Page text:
“The Word became flesh”: in this is the ultimate joy of the Christian faith. In this is the fullness of Revelation. The Same Incarnate Lord is both perfect God and perfect man. The full significance and the ultimate purpose of human existence is revealed and realized in and through the Incarnation. He came down from Heaven to redeem the earth, to unite man with God for ever. “And became man.” The new age has been initiated. We count now the “anni Domini.” As St. Irenaeus wrote: “the Son of God became the Son of Man, that man also might become the son God.” Not only is the original fullness of human nature restored or re-established in the Incarnation. Not only does human nature return to its once lost communion with God. The Incarnation is also the new Revelation, the new and further step. The first Adam was a living soul. But the last Adam is the Lord from Heaven (1 Cor. 15:47). And in the Incarnation of the Word human nature was not merely anointed with a superabundant over-flowing of Grace, but was assumed into an intimate and hypostatical unity with the Divinity itself. In that lifting up of human nature into an everlasting communion with the Divine Life, the Fathers of the early Church unanimously saw the essence of salvation, the basis of the whole redeeming work of Christ. “That is saved which is united with God,” says St. Gregory of Nazianzus. And what was not united could not be saved at all. This was his chief reason for insisting, against Appolinarius, on the fullness of human nature assumed by the Only Begotten in the Incarnation. This was the fundamental motive in the whole of early theology, in St. Irenaeus, St. Athanasius, the Cappadocian Fathers, St. Cyril of Alexandria, and St. Maximus the Confessor. The whole history of Christological dogma was determined by this fundamental conception: the Incarnation of the Word as Redemption. In the Incarnation human history is completed. God’s eternal will is accomplished, “the mystery from eternity hidden and to angels unknown.” The days of expectation are over. The Promised and the Expected has come. And from henceforth, to use the phrase of St. Paul, the life of man “is hid with Christ in God” (Colossians 3:3)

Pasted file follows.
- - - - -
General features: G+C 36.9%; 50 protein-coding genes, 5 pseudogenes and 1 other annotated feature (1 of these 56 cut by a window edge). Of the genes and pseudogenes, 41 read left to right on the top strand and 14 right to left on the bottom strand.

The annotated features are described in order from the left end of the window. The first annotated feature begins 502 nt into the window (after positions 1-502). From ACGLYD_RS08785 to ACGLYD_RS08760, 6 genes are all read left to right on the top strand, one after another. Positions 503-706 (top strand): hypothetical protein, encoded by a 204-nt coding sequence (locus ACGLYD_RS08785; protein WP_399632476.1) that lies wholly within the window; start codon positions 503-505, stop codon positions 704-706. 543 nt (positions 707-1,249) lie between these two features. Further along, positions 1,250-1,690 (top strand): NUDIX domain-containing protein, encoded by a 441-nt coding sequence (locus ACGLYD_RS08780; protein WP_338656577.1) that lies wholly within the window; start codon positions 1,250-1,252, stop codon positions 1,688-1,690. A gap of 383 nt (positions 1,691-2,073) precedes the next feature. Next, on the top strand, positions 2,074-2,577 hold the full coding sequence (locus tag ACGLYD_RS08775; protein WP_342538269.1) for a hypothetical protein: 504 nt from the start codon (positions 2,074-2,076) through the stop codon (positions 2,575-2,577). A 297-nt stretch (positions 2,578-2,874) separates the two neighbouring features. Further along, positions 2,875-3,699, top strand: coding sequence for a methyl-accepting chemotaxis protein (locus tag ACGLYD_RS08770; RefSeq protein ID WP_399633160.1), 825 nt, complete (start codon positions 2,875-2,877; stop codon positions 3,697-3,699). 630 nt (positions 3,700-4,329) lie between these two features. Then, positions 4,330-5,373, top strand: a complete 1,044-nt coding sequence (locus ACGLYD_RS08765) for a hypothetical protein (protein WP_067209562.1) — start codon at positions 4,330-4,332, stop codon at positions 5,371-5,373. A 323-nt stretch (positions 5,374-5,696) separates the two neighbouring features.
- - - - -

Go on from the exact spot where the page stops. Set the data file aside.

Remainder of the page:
Georges Florovsky, Creation and Redemption, Volume Three in the Collected Works of Georges Florovsky, (Nordland, 1976). 95-96.

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